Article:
Comments on: County Expands Natural Areas Preservation it's like being there Tue, 16 Sep 2014 04:56:38 +0000 hourly 1 By: John Floyd John Floyd Wed, 12 Mar 2014 21:52:05 +0000 Glad to know that issues under the heading of “Natural Areas Preservation” are ever-green.

By: Dave Askins Dave Askins Wed, 12 Mar 2014 02:24:33 +0000 Re: [8]

This is one of those evergreen topics. From the Dec. 1, 2008 city council caucus:

Derezinski raised the issue of deer and the possible need to cull the herd. Higgins expressed some skepticism that they were actually a problem, asking if anyone had heard of someone hitting a deer in the city. She said she thought people basically enjoyed looking at them. She said she was not in favor of killing them. Briere said she didn’t want to kill them, either. Derezinski said he wasn’t necessarily in favor of killing them, but thought there were other options like tranquilizing them and relocating them.

By: Ben Connor Barrie Ben Connor Barrie Tue, 11 Mar 2014 23:34:17 +0000 @6: It’s complicated, but here goes. Caveat: new laws go into effect for the 2014 season. I’m not up to date on any potential changes.

Tl;dr: Most deer hunters prefer bucks but the degree to which they value them over does varys. Regardless most deer hunters still want to hunt does. The licensing structure in Michigan limits the ability for hunters to effectively control deer populations to some degree. There are likely a good deal of bow hunters in the county who would want to help control deer population in county parks if that were a possibility.

I think deer management in Michigan is complicated by the fact that deer populations in the north of the state and populations in the south of the state face very different conditions, and thus exhibit different growth rates. At the risk of overgeneralization, deer in Northern Michigan face more predators, harsher winters and fewer crops with which to supplement their nutrition. Deer in the south face fewer predators, more protected areas, less harsh winters, and can supplement their nutrition with the bounty of modern agriculture.

The state’s management strategy has to both ensure the deer population in the north doesn’t dip too low, and attempt to limit the overabundance of deer in the south.

A bit about population biology: when it comes to predicting population growth it is generally safe to assume “the world is awash in sperm.” Now, I can’t find a source for the quote, but I’m pretty sure I didn’t make it up. What it’s trying to say is that, except for a few special situations, if you are concerned with population growth, you can ignore males. This is the case with deer. Sperm is inexpensive for a buck to produce; carrying a fawn to term takes a lot of energy for a doe. Thus, if we are interested in increasing or decreasing population growth, it does us little good to focus on the bucks.

The most basic deer hunting license (AKA Deer Tag) is a standard firearm license. It allows a hunter to take a single antlered deer with a firearm between November 15th and November 30th. This makes sense for the north. It allows folks to hunt and makes sure hunting will not have a big impact on the deer population there. For the south, it means if you hunt with the most basic deer hunting license, the only way you will have an impact on the deer population is if you hit a doe with your car on your way to deer camp.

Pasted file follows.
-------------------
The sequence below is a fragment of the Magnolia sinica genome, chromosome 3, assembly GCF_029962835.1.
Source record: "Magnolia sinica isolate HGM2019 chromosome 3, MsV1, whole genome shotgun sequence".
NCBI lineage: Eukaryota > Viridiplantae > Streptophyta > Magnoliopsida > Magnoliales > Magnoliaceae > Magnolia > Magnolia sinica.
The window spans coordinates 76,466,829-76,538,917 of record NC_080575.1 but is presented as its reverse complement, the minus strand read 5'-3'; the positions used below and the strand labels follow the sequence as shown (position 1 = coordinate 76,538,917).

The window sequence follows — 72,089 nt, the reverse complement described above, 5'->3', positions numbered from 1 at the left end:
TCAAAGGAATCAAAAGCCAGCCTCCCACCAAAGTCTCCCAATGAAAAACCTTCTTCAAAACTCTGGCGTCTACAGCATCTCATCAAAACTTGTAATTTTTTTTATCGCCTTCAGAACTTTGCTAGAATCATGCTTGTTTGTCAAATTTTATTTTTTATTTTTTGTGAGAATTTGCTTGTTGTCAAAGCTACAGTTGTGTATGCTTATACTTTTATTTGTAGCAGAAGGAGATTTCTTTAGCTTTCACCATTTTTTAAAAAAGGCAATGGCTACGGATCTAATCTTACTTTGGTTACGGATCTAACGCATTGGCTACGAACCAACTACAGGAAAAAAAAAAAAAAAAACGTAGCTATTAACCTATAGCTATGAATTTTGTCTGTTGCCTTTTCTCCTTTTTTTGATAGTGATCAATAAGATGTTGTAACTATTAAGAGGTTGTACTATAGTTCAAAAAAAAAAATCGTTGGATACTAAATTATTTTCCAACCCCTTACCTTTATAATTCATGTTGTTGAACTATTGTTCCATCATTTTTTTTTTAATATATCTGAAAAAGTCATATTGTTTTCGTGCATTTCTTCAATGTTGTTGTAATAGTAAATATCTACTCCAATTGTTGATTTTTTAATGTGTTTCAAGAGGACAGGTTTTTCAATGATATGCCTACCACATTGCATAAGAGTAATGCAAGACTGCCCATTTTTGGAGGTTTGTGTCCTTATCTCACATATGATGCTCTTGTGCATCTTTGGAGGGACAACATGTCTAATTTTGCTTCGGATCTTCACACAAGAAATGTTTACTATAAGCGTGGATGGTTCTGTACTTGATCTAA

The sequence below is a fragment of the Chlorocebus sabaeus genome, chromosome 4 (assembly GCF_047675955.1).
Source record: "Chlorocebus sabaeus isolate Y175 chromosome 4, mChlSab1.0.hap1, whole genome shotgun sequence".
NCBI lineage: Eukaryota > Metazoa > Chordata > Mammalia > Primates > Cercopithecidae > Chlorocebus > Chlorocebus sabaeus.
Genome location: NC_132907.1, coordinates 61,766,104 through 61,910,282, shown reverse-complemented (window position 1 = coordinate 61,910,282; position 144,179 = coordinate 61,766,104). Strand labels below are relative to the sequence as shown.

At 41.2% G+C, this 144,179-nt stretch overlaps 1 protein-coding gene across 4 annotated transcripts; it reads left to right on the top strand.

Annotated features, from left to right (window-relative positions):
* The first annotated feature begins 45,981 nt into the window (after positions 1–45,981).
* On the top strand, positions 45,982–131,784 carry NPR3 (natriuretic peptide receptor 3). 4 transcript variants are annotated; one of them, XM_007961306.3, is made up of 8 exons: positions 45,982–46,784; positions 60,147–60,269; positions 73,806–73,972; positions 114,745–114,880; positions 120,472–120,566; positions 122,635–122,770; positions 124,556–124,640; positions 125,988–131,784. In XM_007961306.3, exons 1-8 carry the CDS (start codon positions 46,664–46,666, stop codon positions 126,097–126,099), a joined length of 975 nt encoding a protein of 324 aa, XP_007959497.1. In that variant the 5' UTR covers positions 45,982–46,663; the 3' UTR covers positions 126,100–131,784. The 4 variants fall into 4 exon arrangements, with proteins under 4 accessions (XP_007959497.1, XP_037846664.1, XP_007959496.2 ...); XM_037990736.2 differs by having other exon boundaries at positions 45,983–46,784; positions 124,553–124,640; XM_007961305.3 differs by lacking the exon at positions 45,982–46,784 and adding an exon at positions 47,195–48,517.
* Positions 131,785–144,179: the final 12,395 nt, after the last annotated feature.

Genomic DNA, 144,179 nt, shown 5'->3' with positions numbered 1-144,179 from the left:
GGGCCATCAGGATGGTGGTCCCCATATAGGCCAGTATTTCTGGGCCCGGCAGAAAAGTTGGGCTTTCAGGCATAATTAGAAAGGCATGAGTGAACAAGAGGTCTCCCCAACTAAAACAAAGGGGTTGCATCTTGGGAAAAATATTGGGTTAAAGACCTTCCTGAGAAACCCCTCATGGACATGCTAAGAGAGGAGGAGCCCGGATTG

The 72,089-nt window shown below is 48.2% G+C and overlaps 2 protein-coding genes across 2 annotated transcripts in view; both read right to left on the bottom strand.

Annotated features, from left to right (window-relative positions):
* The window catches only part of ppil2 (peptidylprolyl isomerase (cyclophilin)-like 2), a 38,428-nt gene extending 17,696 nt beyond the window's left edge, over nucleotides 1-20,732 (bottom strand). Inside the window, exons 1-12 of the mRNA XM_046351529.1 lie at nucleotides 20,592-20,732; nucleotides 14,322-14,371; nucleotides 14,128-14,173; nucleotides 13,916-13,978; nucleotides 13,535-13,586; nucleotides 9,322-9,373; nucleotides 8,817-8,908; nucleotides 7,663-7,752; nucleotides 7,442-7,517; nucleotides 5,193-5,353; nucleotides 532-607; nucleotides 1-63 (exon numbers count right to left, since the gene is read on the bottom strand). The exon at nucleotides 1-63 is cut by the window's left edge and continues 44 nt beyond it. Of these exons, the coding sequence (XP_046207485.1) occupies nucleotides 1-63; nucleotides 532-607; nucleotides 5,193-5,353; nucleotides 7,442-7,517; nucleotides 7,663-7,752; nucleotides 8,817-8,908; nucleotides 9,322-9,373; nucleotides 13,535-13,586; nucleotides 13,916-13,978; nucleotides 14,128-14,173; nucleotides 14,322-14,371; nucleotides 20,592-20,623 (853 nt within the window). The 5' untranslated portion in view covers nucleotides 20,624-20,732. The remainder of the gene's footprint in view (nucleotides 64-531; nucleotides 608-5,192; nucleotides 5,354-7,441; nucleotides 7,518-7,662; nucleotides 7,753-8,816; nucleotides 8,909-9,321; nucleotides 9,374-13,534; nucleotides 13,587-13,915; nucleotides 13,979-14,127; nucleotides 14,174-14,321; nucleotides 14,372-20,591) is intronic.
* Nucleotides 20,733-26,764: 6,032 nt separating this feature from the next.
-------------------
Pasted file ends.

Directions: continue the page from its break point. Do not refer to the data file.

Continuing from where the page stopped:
The next level of deer license is an archery license. This allows a hunter to take an antlerless or antlered deer between October 1 and January 1. So a hunter hunting with this license has the potential to impact deer populations by removing does.

Now, without going too far into this, there are also a certain number of antlerless deer licenses. These allow hunters to take antlerless deer during the early antlerless season in September, the standard bow and firearm season, and the late antlerless season. The number of antlerless tags is determined for each Deer Management Unit based on population size. For example, in 2013 Cheboygan County had 400 private land and 700 public land antlerless tags available. Washtenaw Co. on the other hand had 1500 private land and 15000 public land tags available. Some UP DMUs had no antlerless tags in 2013.

These antlerless tags offer an opportunity for hunting driven population regulation. Additionally, when farmers receive nuisance permits to deal with deer damage to crops, the tags they get only allow them to take antlerless deer.

So there is some opportunity for population regulation via antlerless hunting. Unfortunately a hunter has to go beyond buying the most basic hunting license to do so.

As for hunters and their preferences for bucks versus does. That is tricky. Traditionally, hunters sought bucks. Indeed, I don’t know any hunter who would go for a doe over a 10 point buck if both were in the same field and offered equally good shots. That said, a lot of the hunters I know actively go for does. They are more abundant and the meat tastes better. Also an increasing number of deer hunters are becoming involved in Quality Deer Management, or QDM. Proponents of QDM eschew hunting young bucks in favor of larger does. This strategy aims to promote healthy (often lower) population levels and lets the young bucks grow into large trophy bucks.